Wilmouth also repeats Brent Baker's silly claim that Olbermann "mocked" non-journalist Tony Snow's "journalistic integrity."
WND Still AWOL on Harris Implosion Topic: WorldNetDaily
Last month, we noted that WorldNetDaily had basically ignored news of Katherine Harris' swiftly imploding Senate campaign (though it did serve up an outside link to the story at one point). That record remains unchanged: Even with the exposure of the astronomical cost of a dinner Harris had with a scandal-plagued defense contractor (and the relatively miniscule donation to a fundamentalist Christian ministry Harris made to make up for it), WND has yet to do an original news article on Harris' problems.
'Journalistic Integrity'? Topic: NewsBusters
In an April 20 NewsBusters post on MSNBC's Keith Olbermann's report on the possibility that Fox News' Tony Snow is under consideration to be the next White House press secretary, Brent Baker wrote that Olbermann "ridiculed the journalistic integrity of Snow and FNC."
Snow hasn't worked as a journalist for years, if ever; Snow's bio describes his previous newspaper work as being either an editorial writer or a columnist -- neither of which is exactly journalism. Nor is being host of Fox News Sunday. Since Snow has apparently never been an actual journalist -- which, in the general sense of the term, involves news-gathering, not opinion-mongering -- he has no "journalistic integrity" to ridicule.
As for Fox News' "journalistic integrity," Media Matters will tell you lots of things that Baker won't.
UPDATE: Baker's item is repeated in the MRC's CyberAlert.
Farah Peddles Misleading Claim Topic: WorldNetDaily
In an April 13 WorldNetDaily column, Joseph Farah repeats the claim, made by Bob Carter in a London Telegraph article, that "global temperatures have not increased at all in the last eight years." Farah claims that Carter's article "demonstrat[es] oh, so clearly, that all this global-warming rhetoric is just so much hot air."
Not exactly. As Media Matters points out, Carter's claim is misleading. While no year since 1998 -- the hottest year on record -- has been as hot, five different years since 1998 (2001, 2002, 2003, 2004, and 2005) have seen warmer temperatures than any year preceding 1998, and 2005 is the second-hottest year on record.
For good measure, Farah repeats the misleading claim in an April 19 Al Gore-bashing column, claiming that "the central thesis behind all this scaremongering is false!" Of course, Farah has a deeply personal hatred of Gore (as witnessed by the legal defense fund he plugs at the end of the column, a fund he has thus far declined to be transparent about), so any pronouncements in that direction may safely be dismissed as driven by animus.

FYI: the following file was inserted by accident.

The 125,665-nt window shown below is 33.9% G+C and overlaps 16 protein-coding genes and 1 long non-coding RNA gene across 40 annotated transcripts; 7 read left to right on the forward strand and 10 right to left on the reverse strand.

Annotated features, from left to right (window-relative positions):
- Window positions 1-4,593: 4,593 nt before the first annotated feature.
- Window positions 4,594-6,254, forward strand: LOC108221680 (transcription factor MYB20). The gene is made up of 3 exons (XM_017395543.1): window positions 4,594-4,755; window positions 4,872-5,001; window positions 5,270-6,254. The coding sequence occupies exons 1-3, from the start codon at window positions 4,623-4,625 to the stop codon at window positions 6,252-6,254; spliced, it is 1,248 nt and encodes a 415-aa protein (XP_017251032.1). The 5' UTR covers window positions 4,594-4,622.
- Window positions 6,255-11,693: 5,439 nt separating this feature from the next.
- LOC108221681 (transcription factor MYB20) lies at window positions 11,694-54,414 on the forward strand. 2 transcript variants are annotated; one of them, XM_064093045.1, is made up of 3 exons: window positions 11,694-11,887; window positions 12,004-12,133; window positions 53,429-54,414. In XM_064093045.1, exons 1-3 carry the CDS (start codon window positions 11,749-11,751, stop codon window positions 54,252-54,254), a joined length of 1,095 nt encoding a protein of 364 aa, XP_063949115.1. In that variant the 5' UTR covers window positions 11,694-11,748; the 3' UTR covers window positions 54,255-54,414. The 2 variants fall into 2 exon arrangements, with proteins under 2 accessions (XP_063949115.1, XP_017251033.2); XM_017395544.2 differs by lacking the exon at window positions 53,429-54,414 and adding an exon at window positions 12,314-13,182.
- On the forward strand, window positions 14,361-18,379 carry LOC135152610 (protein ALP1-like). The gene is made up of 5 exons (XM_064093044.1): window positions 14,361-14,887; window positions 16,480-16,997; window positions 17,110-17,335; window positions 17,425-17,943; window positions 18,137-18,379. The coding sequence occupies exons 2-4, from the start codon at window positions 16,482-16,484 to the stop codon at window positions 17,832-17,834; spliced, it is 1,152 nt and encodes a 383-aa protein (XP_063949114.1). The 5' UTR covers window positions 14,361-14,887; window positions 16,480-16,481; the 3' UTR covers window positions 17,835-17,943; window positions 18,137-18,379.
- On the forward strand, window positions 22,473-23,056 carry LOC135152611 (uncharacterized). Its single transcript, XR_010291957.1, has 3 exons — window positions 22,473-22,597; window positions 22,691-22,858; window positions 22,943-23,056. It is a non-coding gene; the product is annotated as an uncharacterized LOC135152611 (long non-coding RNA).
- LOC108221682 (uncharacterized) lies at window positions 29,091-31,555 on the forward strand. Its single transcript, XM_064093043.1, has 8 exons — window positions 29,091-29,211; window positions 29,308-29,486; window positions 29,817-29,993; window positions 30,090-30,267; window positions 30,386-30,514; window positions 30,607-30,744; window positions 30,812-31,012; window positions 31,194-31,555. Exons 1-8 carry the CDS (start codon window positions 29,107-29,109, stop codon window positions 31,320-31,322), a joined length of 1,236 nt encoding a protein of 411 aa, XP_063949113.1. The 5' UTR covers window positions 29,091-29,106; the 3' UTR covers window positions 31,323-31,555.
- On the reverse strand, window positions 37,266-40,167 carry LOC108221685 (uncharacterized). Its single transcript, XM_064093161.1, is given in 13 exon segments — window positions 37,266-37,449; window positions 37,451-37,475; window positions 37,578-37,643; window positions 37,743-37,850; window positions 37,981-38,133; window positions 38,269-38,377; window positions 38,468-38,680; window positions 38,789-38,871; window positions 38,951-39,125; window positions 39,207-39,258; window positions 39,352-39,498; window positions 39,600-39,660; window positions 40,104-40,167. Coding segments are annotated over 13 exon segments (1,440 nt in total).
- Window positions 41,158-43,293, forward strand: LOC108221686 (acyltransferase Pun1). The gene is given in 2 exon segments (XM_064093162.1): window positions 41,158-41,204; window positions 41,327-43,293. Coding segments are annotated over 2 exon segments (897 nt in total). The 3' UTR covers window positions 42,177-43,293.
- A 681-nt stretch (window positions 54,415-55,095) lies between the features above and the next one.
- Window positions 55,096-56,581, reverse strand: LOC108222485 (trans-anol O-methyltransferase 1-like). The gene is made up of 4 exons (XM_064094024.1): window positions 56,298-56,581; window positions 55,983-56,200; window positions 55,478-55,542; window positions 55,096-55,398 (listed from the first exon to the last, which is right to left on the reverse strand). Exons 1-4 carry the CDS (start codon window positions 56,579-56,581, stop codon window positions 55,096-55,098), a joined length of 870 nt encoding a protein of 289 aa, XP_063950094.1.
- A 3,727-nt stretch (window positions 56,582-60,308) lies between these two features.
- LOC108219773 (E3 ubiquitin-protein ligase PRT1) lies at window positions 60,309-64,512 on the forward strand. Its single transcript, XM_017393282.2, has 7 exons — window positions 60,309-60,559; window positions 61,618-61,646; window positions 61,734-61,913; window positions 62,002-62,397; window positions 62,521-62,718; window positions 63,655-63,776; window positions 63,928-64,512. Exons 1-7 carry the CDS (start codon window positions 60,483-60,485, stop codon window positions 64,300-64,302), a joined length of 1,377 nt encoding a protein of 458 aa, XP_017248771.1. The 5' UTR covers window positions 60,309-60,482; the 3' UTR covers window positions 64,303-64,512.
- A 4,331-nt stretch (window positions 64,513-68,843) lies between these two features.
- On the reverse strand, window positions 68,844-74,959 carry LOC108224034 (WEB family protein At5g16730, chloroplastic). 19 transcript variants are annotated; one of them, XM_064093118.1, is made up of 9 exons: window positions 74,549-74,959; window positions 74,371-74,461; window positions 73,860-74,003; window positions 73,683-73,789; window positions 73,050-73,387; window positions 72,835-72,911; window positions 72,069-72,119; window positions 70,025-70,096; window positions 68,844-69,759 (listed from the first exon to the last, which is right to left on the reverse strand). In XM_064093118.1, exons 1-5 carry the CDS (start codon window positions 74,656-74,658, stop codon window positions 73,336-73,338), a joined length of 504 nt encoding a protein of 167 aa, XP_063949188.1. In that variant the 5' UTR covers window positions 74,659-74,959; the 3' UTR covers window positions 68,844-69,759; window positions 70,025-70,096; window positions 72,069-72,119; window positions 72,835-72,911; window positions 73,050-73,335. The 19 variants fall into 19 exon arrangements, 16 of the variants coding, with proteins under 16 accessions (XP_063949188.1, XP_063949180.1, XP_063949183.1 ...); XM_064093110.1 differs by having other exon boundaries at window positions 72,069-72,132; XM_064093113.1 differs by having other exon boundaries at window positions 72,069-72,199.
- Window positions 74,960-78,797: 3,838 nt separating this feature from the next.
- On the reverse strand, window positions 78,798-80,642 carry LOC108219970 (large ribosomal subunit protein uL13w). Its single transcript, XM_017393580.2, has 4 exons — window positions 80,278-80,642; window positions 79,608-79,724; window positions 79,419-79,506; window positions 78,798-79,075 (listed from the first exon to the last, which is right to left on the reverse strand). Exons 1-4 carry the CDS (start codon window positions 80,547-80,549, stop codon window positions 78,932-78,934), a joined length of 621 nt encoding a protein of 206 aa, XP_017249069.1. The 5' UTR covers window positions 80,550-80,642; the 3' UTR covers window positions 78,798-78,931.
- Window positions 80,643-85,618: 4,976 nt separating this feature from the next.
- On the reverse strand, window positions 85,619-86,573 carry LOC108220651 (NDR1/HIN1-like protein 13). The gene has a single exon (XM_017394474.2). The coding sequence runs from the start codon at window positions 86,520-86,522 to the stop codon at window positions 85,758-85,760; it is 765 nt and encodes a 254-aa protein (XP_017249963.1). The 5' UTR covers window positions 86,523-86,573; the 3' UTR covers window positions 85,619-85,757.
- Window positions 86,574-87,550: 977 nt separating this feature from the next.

Mostert: Please Feed Me Government Propaganda Topic: Accuracy in Media
In an April 19 Accuracy in Media column -- a column sprinkled with CAPITALIZED WORDS, as demonstrated by its headline, "Why the American Media No Longer Even Knows HOW To Report 'NEWS'" -- Mary Mostert issues many opinions about news reporting on the Iraq war and journalism in general. For instance, she claims that the news media "simply do not know what news IS nor have they ever been taught how to report it. Instead, they have been trained from elementary school through journalism school how to report their opinions – not facts." She further claimed without evidence that the war is "reported largely from a protected hotel in Baghdad." Mostert concludes: "If you want to know what the military is doing in Iraq, your best source of information is the Department of Defense or the various military websites maintained by troops IN Iraq."
That would be the same Department of Defense that claimed that Pat Tillman was killed in battle when in fact he was accidentially killed by his fellow troops. And it's part of an administration that has undeniably misled Americans about the nature of the Iraq threat before the war.
We've written about Mostert before, noting her previous embrace of dubious facts.